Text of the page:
March 24, 2016
We continue to plug away at the bannister. We have about 70 feet of bannister to put up, plus the railing along the staircase. Each post, rail and spindle needs to be harvested, peeled, sanded and the tenons cut. Since the gap between each spindle is no more than 4 inches, there is a lot of spindles to make. Its slow going but we are making progress.
We are harvesting all the material for the bannister from the property. Some of the posts are from beaver cuts, but the rails and spindles are all fresh cut trees from our spindle forests (areas of young trees which we can thin out).
The bark is peeled off each tree using an Austrian draw knife. It actually goes quite quickly but makes quite a mess in the living room. Once the bark is peeled off, it gets a rough sanding before it goes up. Since the wood is still green, it will be drying in place. Later, we will have the tedious task of giving each piece a final sanding then a few coats of varithane.
The rails fit into the posts, and the spindles into the rails, with tenons. We are using an one inch Veritas Power Tenon Cutter with sloped shoulders to cut the tenons.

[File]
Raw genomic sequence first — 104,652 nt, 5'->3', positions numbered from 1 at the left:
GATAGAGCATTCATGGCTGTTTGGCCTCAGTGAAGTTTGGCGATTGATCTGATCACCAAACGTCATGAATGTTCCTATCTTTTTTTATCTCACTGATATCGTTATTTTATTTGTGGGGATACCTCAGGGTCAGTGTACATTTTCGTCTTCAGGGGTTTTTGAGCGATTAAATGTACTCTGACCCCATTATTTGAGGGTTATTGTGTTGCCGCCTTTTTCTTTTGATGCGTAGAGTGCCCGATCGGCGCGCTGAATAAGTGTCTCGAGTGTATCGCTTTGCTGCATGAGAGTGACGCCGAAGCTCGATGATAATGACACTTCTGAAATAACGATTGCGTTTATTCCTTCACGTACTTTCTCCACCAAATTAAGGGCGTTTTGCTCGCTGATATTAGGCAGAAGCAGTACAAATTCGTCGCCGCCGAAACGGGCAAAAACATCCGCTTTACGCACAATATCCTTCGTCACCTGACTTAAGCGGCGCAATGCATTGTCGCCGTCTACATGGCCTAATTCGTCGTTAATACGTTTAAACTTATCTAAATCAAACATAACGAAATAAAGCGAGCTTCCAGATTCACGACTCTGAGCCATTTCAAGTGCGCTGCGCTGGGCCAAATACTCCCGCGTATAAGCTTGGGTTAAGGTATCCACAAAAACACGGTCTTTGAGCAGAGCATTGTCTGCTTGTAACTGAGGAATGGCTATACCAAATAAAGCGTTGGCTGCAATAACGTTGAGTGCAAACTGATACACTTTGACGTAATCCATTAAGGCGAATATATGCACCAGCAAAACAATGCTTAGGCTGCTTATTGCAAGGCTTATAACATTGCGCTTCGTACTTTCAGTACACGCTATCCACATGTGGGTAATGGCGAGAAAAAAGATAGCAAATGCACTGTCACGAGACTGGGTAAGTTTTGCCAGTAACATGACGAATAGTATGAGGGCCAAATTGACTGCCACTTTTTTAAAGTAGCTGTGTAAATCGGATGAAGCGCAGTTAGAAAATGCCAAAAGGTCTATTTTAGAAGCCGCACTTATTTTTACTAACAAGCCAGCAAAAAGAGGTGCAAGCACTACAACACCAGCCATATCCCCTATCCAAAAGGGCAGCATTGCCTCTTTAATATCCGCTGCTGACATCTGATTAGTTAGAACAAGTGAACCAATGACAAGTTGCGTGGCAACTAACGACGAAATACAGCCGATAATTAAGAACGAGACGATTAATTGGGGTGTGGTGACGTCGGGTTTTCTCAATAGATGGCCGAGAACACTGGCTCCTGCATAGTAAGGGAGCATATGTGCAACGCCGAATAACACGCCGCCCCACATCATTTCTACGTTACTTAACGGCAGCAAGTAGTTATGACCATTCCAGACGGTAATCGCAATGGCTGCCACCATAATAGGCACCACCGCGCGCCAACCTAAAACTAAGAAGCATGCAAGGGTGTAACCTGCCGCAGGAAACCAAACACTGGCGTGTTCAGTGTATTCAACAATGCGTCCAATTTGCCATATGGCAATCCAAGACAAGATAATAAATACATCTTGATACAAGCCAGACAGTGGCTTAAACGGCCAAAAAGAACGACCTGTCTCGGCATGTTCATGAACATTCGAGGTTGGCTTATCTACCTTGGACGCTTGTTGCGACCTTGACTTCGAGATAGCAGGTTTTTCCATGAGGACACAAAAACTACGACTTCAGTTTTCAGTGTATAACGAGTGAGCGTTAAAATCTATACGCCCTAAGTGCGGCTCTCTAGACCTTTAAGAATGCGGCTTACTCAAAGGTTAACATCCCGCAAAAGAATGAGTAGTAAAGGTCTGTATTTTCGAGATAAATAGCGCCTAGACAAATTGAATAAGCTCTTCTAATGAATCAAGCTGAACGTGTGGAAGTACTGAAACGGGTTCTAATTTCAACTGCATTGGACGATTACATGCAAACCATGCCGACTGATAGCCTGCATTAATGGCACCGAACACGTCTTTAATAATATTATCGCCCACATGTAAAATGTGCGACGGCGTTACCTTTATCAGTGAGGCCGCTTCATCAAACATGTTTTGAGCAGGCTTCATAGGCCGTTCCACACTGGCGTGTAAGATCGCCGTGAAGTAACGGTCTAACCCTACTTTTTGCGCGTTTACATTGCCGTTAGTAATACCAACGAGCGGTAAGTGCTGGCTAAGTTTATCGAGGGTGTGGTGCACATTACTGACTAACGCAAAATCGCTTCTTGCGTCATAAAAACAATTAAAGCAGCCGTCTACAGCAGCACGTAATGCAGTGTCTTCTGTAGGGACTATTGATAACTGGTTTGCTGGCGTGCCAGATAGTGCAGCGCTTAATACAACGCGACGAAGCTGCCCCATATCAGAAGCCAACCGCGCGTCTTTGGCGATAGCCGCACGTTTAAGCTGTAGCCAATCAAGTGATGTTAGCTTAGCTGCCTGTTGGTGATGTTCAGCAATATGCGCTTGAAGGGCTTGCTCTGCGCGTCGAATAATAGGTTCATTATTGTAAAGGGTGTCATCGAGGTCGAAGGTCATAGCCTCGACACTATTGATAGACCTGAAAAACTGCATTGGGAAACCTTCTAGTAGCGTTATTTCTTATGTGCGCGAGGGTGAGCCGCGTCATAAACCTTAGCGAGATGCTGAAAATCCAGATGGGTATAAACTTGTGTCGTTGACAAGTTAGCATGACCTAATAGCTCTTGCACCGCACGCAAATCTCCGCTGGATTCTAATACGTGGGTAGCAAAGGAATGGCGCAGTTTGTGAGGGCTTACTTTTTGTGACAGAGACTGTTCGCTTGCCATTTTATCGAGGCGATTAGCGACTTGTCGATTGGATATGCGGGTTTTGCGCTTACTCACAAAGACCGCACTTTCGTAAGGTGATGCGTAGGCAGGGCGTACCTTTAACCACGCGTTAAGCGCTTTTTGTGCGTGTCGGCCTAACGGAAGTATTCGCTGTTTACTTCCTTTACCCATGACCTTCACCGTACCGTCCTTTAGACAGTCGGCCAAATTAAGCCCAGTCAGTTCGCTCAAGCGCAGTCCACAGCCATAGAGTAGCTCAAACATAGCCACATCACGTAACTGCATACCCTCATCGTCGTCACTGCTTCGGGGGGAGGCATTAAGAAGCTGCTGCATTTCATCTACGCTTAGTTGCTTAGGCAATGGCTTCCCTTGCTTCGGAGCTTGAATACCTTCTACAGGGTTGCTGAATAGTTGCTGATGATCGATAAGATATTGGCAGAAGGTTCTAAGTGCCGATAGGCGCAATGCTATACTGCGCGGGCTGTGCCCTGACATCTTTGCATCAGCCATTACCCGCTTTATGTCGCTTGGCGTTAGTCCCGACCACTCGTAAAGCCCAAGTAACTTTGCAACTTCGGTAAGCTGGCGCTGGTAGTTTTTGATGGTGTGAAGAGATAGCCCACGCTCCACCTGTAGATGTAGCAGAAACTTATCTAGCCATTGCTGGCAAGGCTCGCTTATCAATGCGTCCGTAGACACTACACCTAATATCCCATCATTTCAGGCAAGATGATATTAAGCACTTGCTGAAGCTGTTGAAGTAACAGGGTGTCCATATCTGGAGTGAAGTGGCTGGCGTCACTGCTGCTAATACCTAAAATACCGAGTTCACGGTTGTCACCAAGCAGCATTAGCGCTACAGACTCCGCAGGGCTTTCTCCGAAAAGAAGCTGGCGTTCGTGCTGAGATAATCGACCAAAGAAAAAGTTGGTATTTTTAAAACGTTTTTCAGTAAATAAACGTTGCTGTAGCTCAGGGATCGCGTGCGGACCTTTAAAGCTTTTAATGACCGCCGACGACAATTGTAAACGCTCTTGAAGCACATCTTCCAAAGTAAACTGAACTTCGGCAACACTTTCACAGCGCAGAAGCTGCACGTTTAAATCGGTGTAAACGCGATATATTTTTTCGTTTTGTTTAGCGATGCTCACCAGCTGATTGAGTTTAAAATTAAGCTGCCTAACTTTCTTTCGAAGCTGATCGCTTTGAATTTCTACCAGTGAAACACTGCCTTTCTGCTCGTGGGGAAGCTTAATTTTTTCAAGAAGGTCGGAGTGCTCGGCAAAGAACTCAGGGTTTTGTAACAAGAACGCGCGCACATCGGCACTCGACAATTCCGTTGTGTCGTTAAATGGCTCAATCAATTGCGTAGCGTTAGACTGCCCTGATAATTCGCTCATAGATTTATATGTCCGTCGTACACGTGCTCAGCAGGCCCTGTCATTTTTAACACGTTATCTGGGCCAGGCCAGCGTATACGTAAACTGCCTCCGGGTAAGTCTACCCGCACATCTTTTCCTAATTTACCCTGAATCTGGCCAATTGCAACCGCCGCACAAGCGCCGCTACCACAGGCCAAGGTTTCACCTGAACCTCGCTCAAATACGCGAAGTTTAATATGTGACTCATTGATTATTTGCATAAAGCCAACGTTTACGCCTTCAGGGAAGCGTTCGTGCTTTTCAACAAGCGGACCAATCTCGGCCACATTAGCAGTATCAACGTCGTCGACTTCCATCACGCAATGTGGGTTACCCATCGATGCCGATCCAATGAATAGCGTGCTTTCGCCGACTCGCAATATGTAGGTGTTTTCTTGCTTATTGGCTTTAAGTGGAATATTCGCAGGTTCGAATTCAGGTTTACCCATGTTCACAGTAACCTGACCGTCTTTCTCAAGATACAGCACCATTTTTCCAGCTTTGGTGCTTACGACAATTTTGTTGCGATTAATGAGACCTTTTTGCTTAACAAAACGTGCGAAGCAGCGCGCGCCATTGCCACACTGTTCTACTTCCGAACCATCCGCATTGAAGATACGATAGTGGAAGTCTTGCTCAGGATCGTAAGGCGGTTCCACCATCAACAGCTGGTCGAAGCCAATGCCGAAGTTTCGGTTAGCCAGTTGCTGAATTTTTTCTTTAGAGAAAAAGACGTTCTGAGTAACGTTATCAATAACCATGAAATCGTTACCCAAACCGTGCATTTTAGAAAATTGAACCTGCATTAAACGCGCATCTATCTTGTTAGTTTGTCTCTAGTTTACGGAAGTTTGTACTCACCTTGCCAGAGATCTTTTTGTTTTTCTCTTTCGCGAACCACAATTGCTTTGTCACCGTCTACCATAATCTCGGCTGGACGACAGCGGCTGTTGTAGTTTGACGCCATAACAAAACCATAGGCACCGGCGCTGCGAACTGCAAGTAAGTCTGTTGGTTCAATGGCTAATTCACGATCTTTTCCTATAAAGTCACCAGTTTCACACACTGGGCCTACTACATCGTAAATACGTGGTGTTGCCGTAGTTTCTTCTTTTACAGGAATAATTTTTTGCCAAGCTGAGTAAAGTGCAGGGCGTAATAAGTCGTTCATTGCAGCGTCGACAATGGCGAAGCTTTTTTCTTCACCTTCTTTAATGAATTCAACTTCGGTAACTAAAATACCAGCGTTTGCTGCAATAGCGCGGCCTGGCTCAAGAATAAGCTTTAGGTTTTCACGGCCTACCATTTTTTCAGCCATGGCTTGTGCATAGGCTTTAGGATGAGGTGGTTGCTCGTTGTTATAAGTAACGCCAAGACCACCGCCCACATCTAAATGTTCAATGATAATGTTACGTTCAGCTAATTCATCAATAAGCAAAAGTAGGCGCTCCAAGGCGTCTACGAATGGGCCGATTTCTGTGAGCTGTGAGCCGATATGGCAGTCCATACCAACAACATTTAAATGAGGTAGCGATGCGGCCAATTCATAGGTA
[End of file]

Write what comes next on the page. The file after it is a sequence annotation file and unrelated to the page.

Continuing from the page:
Ken does all the tenon cutting and tries to contain most of the shavings to a box.
The tenons fit snuggly into one inch holes drilled in the rail or post.
The two sections of railing over sunroom are up. All the corner posts are full length floor to ceiling. The posts in the centers of the runs will be only rail height. A bit different look.
The posts for three sides of the open area overlooking the living room have been installed.
We haven’t started the fourth side which borders the walkway by the windows so the walkway is being used to store the remaining ceiling boards.
We have also started work on the stairs. So far we have the top and bottom rail in. The bottom post, like all the other posts, is dropped into the joists below and bolted into a joist bay ( a tight fitting box built around the post). These 9 inch deep joist bays hold the posts secure.
Before the sap starts running this spring, we will harvest the rest of the wood for the remaining spindles, rails and posts. Don’t want to be working in the bush once mosquito season arrives.